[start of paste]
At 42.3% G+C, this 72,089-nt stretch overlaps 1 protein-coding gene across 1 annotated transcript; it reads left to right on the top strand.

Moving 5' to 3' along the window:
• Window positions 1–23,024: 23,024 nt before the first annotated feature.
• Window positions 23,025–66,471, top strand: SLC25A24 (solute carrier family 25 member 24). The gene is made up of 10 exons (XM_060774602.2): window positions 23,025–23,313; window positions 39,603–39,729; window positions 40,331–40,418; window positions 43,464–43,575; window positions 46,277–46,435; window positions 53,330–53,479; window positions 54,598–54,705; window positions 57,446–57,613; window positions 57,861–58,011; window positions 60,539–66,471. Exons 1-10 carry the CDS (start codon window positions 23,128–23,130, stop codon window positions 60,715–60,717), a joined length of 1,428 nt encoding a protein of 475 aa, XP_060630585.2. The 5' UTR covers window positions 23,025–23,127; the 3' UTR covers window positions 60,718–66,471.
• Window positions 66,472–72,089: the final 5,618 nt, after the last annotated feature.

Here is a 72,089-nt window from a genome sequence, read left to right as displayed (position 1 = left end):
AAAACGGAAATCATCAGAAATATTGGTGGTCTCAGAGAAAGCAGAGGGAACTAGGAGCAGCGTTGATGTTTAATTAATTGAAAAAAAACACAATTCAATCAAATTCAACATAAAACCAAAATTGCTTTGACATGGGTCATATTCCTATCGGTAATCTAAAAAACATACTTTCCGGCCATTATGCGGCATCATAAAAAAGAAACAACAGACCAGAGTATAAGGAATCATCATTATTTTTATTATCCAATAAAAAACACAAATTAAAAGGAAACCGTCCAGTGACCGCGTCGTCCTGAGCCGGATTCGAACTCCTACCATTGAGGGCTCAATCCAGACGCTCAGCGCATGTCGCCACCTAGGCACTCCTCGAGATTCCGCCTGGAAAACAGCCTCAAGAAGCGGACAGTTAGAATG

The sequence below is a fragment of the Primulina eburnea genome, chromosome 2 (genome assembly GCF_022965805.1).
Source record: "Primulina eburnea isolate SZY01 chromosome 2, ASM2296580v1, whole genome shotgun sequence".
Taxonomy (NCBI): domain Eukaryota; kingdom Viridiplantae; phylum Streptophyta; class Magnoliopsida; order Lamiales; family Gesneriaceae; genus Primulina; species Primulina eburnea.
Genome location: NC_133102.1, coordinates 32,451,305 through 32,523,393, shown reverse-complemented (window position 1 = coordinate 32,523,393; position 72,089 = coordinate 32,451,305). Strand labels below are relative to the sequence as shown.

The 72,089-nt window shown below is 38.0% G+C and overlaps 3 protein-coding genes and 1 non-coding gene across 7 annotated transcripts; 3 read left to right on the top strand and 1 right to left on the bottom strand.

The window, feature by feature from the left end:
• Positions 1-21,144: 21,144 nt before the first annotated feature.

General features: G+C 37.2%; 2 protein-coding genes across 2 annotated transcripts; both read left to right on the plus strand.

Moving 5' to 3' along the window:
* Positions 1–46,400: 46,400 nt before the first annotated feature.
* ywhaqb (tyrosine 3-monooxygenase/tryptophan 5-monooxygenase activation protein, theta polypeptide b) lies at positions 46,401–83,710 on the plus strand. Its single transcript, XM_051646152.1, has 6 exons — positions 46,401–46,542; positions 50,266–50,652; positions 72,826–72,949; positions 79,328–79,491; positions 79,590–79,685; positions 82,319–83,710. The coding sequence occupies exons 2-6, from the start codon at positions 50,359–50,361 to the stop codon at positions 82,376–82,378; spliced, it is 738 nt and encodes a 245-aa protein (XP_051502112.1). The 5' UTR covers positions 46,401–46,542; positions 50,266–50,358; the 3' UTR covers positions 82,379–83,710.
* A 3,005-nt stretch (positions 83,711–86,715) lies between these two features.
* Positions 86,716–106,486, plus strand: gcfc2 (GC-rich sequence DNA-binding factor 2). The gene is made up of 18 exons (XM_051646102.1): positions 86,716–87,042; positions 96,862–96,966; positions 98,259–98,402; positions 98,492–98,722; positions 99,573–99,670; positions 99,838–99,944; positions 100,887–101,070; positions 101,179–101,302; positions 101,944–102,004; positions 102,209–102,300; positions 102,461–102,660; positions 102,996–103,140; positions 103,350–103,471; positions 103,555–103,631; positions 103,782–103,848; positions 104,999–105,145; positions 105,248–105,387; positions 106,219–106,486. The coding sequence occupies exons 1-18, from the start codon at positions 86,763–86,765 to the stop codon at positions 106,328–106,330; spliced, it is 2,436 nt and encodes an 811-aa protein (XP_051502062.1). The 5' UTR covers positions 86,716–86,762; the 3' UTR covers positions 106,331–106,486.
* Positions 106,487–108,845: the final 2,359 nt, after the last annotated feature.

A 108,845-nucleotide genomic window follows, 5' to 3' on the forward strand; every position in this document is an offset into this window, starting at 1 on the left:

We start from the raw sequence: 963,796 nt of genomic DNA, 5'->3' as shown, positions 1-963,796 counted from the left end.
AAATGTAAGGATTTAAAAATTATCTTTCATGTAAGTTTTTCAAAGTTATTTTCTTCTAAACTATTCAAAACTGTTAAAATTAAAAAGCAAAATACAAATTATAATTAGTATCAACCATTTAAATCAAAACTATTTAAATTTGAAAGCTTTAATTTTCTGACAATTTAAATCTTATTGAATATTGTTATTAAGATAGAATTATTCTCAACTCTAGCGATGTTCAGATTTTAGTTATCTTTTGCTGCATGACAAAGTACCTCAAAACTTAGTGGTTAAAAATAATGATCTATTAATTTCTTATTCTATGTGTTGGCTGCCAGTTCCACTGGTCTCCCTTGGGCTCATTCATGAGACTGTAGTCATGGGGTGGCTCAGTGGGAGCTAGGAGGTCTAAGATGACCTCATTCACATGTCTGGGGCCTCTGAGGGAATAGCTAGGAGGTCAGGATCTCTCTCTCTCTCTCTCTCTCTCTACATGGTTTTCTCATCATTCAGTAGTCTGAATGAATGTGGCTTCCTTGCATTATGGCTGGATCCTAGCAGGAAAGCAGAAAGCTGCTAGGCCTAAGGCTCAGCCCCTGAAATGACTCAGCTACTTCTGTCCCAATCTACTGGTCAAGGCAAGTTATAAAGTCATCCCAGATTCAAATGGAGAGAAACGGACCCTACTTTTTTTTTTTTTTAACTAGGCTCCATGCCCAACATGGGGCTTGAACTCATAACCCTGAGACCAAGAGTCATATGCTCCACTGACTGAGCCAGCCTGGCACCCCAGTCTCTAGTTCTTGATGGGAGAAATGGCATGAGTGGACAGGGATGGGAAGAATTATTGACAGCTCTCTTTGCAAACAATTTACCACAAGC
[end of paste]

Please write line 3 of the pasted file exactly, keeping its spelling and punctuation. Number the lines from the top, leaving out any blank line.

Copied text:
• Window positions 1–23,024: 23,024 nt before the first annotated feature.